The Iowa House vote on the conference committee report was unusual in that a “non-record roll call was requested,” in which the report passed by 68 votes to 17. There’s no way to tell which representatives cast the no votes, but I assume all were Democrats. Shortly after the conference report was accepted, House members approved a final vote on passing Senate File 2347 by 90 votes to 8. The eight Democrats who voted against the bill were Chuck Isenhart, Ruth Ann Gaines, Bruce Hunter, Marti Anderson, Mary Gaskill, Roger Thomas, Bob Kressig, and Pat Murphy. (Kressig represents the Cedar Falls district including the UNI campus.) Democrat Anesa Katazovic and Republican Clel Baudler were absent. All other state representatives voted for the education appropriations bill.

Unfortunately, House Republicans continue to refuse to set allowable growth for K-12 budgets a year in advance, as required by state law. But overall, Senate File 2347 sets reasonably strong education funding levels. I’ll be surprised if Branstad vetoes any significant portion of it.

In other higher education news, the Iowa Board of Regents met on April 24. Besides approving Bruce Rastetter for another term as board president, the board is moving forward with several steps to reduce student debt:

Beginning in July, two full-time financial literacy specialists will join the University of Iowa’s Office of Student Financial Aid. Their job will be to help students identify ways to finance their education with the least amount of debt. Although the specialists will be available to all students, their focus will be on undergraduate borrowing.

The full-time financial specialists will replace two part-time graduate assistants, who for two years have assisted first-year students with managing their debt.

Iowa State University will open a new center on campus this fall where financial specialists will be available Monday through Friday to help students manage their debt, said Thomas Hill, ISU’s senior vice president for student affairs.

The Annual Student Financial Aid Report was shared Thursday with the Board of Regents as part of its monthly meeting, which was held at the Iowa School for the Deaf in Council Bluffs.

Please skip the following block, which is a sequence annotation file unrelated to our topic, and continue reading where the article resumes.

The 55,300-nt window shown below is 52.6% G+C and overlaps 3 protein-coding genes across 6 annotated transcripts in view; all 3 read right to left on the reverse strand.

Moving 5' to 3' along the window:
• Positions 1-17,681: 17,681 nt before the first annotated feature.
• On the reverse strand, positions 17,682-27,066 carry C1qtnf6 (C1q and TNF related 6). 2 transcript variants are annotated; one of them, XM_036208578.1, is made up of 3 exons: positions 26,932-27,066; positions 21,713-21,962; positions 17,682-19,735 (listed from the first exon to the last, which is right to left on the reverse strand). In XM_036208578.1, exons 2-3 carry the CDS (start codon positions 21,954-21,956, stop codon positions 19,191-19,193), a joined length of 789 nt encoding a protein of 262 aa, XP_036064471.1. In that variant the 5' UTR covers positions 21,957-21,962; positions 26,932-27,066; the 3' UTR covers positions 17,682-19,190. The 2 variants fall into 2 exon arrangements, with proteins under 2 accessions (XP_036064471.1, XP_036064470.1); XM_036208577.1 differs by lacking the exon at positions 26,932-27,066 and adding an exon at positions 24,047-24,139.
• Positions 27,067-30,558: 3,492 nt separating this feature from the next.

According to documents from the regents, the average debt load for a University of Iowa student graduating in 2012-13 was $27,304, up $1,008 from the year before. The figure at Iowa State University was $29,458, and at the University of Northern Iowa it was $23,151. The average debt load nationally for a student graduating from a public four-year institution was $25,500 in 2011-12.

UPDATE: Radio Iowa reported on disagreement during the Iowa House floor debate.

The University of Northern Iowa’s allotment was short by a little less than $2 million, but the tuition freeze will happen anyway. That angers Representative Bob Kressig, a Democrat from Cedar Falls.

“We’re talking about $1.775 million for a Regents school that has 92 percent of their students are Iowa kids and we’re going to short change them. That’s what we’re doing here today,” Kressig said late last night. “I think this is disappointing.”

Representative Cecil Dolecheck, a Republican from Mount Ayr, told Kressig there isn’t any extra in the budget to give UNI.

“We do not have enough room in our target, when we fund all the other priorities that are there, so we had to work within that framework,” Dolecheck said.

Representative Cindy Winckler, a Democrat from Davenport, said that target leaves an unspent ending balance of $881 million.

“Limiting resources to education is not necessary,” Winckler said.

Login or Join to comment and post.